The Long Journey Back to the Source / The Ends of the Beginnings
Today, China has incontestably established its place in the global, economic and political landscape, and is branching out into the world of art and culture. Four decades ago, the situation was quite different. Few visitors ventured into the ancient Middle Kingdom as reconfigured by the Great Helmsman. However, China was fashionable in intellectual circles that practised their own brand of ideological reeducation (a pretext for publishing). The descriptions of Chinese-style socialism that were stirred by the winds of enthusiasm rustling amid the great Maoist wave of 1968 flowed against the current that would carry them in the opposite direction ten years later, when taking a “second look at China.”1 After Utopia had been pinpointed to the post-1968 communes, it was relocated to American campuses2 – an ebb and flow that paid no need to its own contradictions, following the Chinese dialectic of self-criticism in that regard. The academics changed direction with the wind. For our contemporaries besotted with ideology rather than the art of living, that was the form taken by chinoiseries – immaterial trade goods of the new Western traffickers.
In this speculative context, my initiation to Asian art and thought took place personally, through contact with two Chinese friends who had left their country for Canada and knew firsthand what they were talking about. Both were highly cultivated: one was Mandarin by taste and attitude, but an idealistic admirer of Chairman Mao and the Great Leap Forward (1958) all the same, though from a distance; the other was younger and had experienced the Cultural Revolution launched in 1966 in body and soul – the atrocities openly perpetrated by the Red Guards and later castigated by a slave labour-based reeducation in the countryside under the same – the one and only – communist regime.
“I am a printmaker”
Andrew Lui, the young friend in question, was born in Canton on August 4, 1951, according to the Roman calendar, under the sign of Leo. That date corresponds to July 2 in the lunar calendar and to the sign of the Cat in Chinese astrology. And like a cat, he seems to have nine lives, not to mention a range of names: Jin Lui in Cantonese; officially Jin Lei in Mandarin; then baptized Andrew on his Canadian passport. Meeting him in 1977 was destabilizing. Several of those lives were already lodged within him, buried like archeological strata, riddled with fissures, the near future pressing in. A childhood kept secret among five siblings, both parents engineers, his father a company manager, his mother teaching part time as well, and possessed of an education and culture that made them suspect in the government’s eyes. His youth was spent as a Red Guard and then in 1968 as a peasant in the countryside, toiling twelve hours a day on a farm for a bowl of rice. He fled in 1970, miraculously swimming his way to Hong Kong, a British enclave to the southeast of Canton. Amid that mercantile maelstrom, he learned the ropes of capitalism, studying economy but also literature at Takming College. Then he joined his grandmother, an aunt and her family living in Toronto, and enrolled in the Ontario College of Art. He knew nothing of Modernism and had never taken what we think of as an art course.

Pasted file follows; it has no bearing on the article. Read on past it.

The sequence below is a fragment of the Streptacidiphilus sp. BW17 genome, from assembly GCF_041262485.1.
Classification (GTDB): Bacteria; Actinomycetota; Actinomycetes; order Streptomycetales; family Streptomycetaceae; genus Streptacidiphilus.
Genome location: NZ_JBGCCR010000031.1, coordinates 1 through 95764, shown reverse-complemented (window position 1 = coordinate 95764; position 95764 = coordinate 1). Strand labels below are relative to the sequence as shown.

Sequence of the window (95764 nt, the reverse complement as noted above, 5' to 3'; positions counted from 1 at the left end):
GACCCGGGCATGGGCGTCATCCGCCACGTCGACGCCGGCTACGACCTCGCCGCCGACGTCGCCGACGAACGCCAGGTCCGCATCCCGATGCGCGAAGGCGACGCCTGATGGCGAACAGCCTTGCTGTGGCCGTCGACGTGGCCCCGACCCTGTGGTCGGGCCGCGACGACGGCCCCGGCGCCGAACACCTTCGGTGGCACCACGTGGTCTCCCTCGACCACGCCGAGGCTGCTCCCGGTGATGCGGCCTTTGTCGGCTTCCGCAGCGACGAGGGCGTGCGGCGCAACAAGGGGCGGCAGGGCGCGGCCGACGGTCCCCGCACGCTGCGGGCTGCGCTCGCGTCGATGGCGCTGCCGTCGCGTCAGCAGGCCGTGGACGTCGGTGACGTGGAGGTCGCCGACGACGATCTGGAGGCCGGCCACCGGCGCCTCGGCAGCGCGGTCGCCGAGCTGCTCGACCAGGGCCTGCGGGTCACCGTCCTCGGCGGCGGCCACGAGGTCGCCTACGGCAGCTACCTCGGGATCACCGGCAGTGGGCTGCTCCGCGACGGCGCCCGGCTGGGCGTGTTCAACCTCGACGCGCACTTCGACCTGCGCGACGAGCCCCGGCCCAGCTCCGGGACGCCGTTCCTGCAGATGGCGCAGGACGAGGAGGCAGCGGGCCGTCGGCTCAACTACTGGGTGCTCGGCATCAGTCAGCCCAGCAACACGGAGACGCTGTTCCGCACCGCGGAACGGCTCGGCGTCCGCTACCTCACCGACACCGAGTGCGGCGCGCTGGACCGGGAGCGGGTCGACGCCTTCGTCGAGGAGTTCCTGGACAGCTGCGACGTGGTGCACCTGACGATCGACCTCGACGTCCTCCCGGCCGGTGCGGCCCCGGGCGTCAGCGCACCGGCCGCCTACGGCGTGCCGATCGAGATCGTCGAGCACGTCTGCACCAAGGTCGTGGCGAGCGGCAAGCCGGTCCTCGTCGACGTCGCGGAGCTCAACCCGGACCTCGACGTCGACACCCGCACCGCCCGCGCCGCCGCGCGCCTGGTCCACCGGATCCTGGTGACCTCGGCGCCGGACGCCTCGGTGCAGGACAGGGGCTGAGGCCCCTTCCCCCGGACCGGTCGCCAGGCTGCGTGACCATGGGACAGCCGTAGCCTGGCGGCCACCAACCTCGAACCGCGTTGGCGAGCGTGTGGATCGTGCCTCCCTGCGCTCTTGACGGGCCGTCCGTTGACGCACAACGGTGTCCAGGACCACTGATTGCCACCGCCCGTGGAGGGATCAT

It began with a three-year course of study under Fred Hagen. Andrew Lui had to assimilate the English language and Western art history, modernity, techniques and practices all at once. He was grateful to this teacher who, to mitigate the language difficulty in a very primary way, helped him grasp the process of woodcut manually, pragmatically. The method worked. It is through woodcuts that he realized he was an artist: “I am a printmaker,” he said at that time.
Two self-portraits from 1974 attest to this. In the first, dated February 20, the face appears frontally, slightly tilted, rendered in rough strokes like a primitive mask. The second, dated December 5, printed on fine rice paper, has a disturbing quality. The artist’s head, face down on a drafting table seen from above, seems to be held by a powerful hand. We cannot tell whether it is administering an encouraging caress or applying constraining force. A second face – portrait or mirror reflection? – is framed at the left. It is a fine and complex work.
His efforts at the Ontario College of Art were successful. He won a Nora E. Vaughan Scholarship, which enabled him to study in Italy for a year, at the British Institute of Florence and the Accademia di Belle Arti. Here he was again, setting off for the unknown: Florence, Europe, at the source of Western civilization, and yet another language. He fell under Italy’s spell, devouring Italian culture beginning from the Renaissance and discovering the contemporaries Caravaggio, Donatello, Giacomo Manzù and Leonardo Cremonini. He called his solo exhibition at the Palazzo Strozzi in 1977 Homage to Fellini. He still felt lost, and it is for that very reason he created, staking out his territory on the white of a blank sheet of paper or canvas.